A BEAUTIFUL blue butterfly which has been struggling for the last 40 years could be making a comeback, wildlife charity Butterfly Conservation can reveal.

The Common Blue is the most widespread of the UK’s blue butterflies and during the record-breaking hot weather in 2018, the butterfly’s numbers soared across the UK, increasing by 104 per cent on the previous summer.

Now, with the country experiencing another heatwave and the Met Office forecasting above average temperatures throughout August, experts are predicting the Common Blue could see its best-ever summer.

The butterfly is not typically found in gardens, preferring unimproved grassland such as downland, woodland clearings, heathland and even sand dunes – all habitats that can be found across National Parks sites, like the Pembrokeshire Coast.

As part of this year’s Big Butterfly Count, Butterfly Conservation has teamed up with Campaign for National Parks to ask the public to look out for and record the Common Blue.

Common Blue males have unmarked, bright blue upperwings, but females have orange crescents and dark spots near the outer edges on a ground colour that varies from purple-blue to dark brown, with a mere tinge of blue near to the body.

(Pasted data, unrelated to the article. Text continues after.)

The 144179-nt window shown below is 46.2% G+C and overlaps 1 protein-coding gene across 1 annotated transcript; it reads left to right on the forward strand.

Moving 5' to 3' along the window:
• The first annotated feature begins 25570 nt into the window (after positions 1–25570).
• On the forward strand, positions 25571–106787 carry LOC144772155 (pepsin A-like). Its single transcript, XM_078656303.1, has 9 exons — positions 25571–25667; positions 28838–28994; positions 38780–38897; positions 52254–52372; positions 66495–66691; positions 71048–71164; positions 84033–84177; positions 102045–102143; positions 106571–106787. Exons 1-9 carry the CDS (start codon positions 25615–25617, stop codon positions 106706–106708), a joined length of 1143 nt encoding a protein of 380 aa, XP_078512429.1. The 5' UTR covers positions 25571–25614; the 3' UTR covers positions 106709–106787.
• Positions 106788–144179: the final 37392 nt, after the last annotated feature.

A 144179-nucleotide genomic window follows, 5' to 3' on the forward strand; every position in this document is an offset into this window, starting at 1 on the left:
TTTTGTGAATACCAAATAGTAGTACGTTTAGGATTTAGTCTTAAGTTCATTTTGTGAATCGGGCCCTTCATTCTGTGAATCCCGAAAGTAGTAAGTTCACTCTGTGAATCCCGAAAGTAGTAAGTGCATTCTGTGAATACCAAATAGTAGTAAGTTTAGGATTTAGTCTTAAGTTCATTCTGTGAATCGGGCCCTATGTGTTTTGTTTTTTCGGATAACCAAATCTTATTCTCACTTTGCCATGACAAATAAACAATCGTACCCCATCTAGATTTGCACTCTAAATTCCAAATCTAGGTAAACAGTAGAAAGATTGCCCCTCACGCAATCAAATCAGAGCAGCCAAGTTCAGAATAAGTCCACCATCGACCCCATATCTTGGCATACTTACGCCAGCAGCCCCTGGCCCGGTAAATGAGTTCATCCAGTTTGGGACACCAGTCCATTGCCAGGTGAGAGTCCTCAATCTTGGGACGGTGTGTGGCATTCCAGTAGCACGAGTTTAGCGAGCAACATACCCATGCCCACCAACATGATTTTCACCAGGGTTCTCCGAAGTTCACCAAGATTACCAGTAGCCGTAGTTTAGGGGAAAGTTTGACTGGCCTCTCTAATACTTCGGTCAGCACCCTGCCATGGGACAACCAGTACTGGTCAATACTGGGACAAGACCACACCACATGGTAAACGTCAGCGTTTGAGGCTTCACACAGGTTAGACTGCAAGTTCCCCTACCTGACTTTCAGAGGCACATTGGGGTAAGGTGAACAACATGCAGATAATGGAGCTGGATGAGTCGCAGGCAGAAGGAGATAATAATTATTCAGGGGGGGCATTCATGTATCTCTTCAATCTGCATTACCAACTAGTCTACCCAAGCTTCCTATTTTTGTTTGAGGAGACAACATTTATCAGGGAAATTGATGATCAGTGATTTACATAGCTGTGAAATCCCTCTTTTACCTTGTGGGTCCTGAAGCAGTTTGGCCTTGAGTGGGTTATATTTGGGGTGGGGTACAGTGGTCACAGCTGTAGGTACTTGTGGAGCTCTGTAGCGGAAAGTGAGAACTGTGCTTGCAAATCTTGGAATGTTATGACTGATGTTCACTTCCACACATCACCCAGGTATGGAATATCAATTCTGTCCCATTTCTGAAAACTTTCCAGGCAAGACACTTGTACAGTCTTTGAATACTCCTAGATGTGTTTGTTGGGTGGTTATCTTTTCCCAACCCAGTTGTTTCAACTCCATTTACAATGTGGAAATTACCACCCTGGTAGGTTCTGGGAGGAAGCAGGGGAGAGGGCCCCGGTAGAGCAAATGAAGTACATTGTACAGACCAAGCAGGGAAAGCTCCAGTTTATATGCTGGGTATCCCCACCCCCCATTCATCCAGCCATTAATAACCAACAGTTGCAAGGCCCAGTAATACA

The underwings of both sexes have numerous black spots, with white halos and orange marks around the edges.

Butterfly Conservation’s Senior Surveys Officer, Dr Zoe Randle, said: “People should be able to spot these butterflies in National Parks areas as their caterpillars mainly feed on the wildflower, Common Bird’s-foot-trefoil.

“It would really help us if people could get outside and look for this butterfly, so we can see if its fortunes really have turned around or if the Common Blue still needs our help.”

To celebrate Campaign for National Parks 70th anniversary, members of the public are being encouraged to look for the Common Blue and take part in the Big Butterfly Count across their parks.

The Big Butterfly Count, sponsored by B&Q, runs until Sunday, August 11.

Taking part in the count is easy - find a sunny place and spend just 15 minutes counting every butterfly seen and then submit sightings online at bigbutterflycount.org